Another big attraction in Romania is the Transfagarasan Road. This zig-zagging road cuts through the Carpathian Mountains with impressive scenery. It’s a popular ride for motorcyclists from all over. The best part for us was trying to drive through the huge herds of sheep and farm animals (this is a common occurrence while driving through Romania). There are a few herders and dogs that herd hundreds of sheep, usually accompanied by some goats, cows, and donkeys. The first time Bryan stopped to take pictures of the passing herd, the sheep started veering off the roads towards him. The herders were mad and started yelling at Bryan and the sheep. From then on, we hid while taking photos so we didn’t interfere with the sheep (who are easily distracted).
As I mentioned earlier, our only obstacle in Romania (well, besides passing the sheep) was withdrawing money. We’ve been to over 25 countries in the last 10 months and we’ve never had trouble using our cards at ATMs. However, when we arrived in Romania, none of our cards worked. We called our bank and they saw no withdrawal attempts and stated that they were not blocking our account. We tried four different cards in about 30 ATMs during our first afternoon. Still no luck. Our transactions kept getting denied. After calling our banks again, we found out that VISA was actually blocking the withdrawals (not the actual bank) due to extremely high fraud in Romania. Most of the ATMs even have warnings to look for suspicious devices attached to the machine. Our bank contacted VISA and the restriction was released. We were thrilled to have cash and thought we were good to go. On our last day in Romania, however, we were low on Romanian Leis so Bryan tried to pay for gas with our credit card. All of our cards were denied. There was no way the gas attendants were going to let us leave with an unpaid tank of gas to go to an ATM. So Bryan explained that he was going to leave me with them until he returned (as collateral). I sat with the attendants at the gas station and waited and waited. Geez, had Bryan left me at a gas station in the middle of nowhere in Romania? I felt like I was being held for ransom and waiting on Bryan to bring the ransom money. :-) About an hour later, Bryan finally returned. Our cards had been denied at the ATMs again and he had to find Wi-Fi in the next town to call our bank.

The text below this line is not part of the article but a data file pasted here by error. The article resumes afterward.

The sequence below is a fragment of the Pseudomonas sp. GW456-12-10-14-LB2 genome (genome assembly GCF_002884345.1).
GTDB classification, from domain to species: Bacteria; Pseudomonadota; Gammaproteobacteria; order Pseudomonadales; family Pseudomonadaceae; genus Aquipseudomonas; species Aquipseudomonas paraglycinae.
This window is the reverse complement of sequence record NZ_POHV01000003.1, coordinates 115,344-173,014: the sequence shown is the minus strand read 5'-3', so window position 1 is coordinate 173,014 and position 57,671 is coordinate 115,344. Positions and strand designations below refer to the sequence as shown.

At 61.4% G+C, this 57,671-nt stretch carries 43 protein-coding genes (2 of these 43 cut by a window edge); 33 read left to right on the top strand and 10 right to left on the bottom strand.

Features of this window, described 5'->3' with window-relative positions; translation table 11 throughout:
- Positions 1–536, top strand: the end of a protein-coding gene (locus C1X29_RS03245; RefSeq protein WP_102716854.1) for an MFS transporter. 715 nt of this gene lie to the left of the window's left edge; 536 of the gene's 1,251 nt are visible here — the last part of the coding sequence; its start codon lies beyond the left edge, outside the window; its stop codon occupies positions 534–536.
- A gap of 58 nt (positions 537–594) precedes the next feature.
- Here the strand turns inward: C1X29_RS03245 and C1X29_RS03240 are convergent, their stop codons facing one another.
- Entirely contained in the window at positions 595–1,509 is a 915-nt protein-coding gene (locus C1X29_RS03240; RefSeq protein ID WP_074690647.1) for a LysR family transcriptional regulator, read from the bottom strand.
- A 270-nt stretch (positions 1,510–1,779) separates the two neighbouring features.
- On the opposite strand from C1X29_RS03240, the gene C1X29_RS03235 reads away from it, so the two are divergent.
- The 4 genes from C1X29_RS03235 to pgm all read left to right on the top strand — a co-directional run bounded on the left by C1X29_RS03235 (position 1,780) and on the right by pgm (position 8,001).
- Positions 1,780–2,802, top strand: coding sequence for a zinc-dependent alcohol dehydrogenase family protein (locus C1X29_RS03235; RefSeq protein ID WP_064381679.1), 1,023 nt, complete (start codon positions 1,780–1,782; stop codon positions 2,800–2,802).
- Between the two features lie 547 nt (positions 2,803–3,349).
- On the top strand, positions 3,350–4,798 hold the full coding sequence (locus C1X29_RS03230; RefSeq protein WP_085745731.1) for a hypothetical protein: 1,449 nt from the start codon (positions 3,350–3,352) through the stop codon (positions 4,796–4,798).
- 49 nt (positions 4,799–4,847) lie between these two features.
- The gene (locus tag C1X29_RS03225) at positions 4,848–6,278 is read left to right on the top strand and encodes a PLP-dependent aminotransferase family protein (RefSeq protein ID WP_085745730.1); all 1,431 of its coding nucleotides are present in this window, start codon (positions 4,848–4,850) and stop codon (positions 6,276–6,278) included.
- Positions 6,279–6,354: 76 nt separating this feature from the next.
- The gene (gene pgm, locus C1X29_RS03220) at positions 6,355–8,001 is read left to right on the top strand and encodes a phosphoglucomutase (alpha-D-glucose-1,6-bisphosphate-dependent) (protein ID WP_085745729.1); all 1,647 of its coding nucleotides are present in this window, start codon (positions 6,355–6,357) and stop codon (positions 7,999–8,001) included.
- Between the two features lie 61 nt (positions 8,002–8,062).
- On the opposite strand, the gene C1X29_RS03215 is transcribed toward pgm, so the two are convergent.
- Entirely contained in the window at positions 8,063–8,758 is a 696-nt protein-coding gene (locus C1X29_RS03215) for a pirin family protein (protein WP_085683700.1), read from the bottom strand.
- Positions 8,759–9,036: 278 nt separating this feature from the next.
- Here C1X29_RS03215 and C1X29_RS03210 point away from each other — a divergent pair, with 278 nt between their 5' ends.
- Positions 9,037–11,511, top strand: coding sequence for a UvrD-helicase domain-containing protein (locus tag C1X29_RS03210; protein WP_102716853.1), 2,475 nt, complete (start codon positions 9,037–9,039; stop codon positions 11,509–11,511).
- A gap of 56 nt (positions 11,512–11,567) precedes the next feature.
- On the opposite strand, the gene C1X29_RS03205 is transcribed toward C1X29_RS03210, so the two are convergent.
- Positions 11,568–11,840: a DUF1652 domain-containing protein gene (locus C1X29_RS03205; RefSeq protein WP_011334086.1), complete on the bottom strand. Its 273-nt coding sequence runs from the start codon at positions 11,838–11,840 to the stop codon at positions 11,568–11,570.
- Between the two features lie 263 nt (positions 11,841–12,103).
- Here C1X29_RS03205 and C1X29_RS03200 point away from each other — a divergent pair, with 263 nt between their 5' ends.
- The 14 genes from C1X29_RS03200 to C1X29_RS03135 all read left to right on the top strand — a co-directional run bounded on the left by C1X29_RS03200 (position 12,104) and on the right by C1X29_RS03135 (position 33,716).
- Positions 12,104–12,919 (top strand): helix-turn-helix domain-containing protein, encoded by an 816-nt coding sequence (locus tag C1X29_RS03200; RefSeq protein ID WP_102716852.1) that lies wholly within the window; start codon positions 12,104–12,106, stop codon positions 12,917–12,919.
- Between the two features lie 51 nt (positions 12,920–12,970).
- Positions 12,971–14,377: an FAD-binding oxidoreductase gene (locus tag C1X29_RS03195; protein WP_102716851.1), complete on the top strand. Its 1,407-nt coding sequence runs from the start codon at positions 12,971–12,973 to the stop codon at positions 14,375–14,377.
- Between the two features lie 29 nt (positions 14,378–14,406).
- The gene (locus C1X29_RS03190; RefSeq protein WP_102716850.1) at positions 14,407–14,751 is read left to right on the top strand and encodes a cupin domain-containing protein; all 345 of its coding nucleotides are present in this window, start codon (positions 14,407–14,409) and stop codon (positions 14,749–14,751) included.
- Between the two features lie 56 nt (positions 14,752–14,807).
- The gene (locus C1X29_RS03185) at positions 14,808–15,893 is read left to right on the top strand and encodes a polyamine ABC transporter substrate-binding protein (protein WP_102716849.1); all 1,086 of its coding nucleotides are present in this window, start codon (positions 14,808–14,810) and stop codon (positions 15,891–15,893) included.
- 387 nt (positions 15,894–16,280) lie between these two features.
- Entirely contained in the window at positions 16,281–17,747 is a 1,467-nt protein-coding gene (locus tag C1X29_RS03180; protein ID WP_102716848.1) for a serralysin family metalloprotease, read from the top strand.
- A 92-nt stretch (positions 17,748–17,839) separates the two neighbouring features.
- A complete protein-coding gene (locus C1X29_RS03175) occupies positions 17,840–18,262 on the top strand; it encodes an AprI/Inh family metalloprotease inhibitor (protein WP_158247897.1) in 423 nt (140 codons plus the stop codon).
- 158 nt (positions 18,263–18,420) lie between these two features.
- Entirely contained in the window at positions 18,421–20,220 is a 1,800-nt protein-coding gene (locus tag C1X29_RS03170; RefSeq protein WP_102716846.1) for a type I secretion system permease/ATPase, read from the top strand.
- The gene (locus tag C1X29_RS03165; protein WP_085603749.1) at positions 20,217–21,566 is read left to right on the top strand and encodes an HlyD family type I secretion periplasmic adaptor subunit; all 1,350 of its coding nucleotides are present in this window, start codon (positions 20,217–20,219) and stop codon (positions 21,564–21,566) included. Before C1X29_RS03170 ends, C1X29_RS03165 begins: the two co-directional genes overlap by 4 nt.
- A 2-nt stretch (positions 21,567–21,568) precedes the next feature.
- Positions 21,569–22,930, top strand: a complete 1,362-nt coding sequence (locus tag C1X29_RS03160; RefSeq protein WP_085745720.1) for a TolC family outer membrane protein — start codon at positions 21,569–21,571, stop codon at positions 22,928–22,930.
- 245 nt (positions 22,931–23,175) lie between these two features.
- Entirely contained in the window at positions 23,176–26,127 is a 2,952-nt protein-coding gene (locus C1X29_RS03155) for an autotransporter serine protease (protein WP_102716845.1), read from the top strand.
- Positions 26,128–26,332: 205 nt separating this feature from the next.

We didn’t just drive, sightsee, and go to ATMs during our week in Romania. Timing was on our side again. Our first night in Romania we went to the city of Brasov and discovered that they were having a small scale Oktoberfest of their own. We were determined to have a good time and meet some new people so we scoured the tables for “fun-looking people.” It didn’t take long before we had a table full of new friends from Spain, France, Poland, and Kenya, and a stack of empty glasses. We called ourselves the “U.N.” and were the first group to climb on the table and start dancing and singing. Our waitress asked us if we would participate in a dancing contest on stage with the Ompah Band. I was shocked that even Bryan participated. All we had to do was drink a beer and dance in a circle on one foot. We even won a big ugly green and yellow beer hat. Brasov’s Oktoberfest was an awesome time, and a good warm-up for Munich’s original Oktoberfest in a few weeks. I hope we find a fun group of people there, too!
Speaking of Germany, our next move will be to fly from Bucharest, Romania to Menningen, Germany on WizzAir (sounds like a high-quality airline ). We will then take some short train rides to our next destination of Salzburg, Austria.
Our Tips for Travelers:
-We highly recommend traveling through Transylvania – especially in the region north of Brasov where the scenery and lifestyle is most impressive. We traveled some in the south and west of Romania and felt that it was a waste of our time (sightless plains and unattractive cities). And we’ve heard terrible stories from other travelers about Bucharest (the capital), so we didn’t even venture there.
-We were pleased with our decision to rent a car. You can rent a car for around $20-25 USD (but keep in mind that gas is pricey). We still felt that the freedom of having our own car and being able to stop to take pictures was worth the price of gas.
-Notify your bank and credit card companies that you will be traveling through Romania and ask them not to freeze your cards while you are there (be prepared to call them if they do). Most importantly, bring cash with you to convert to Romanian Leis, just in case you still have ATM troubles!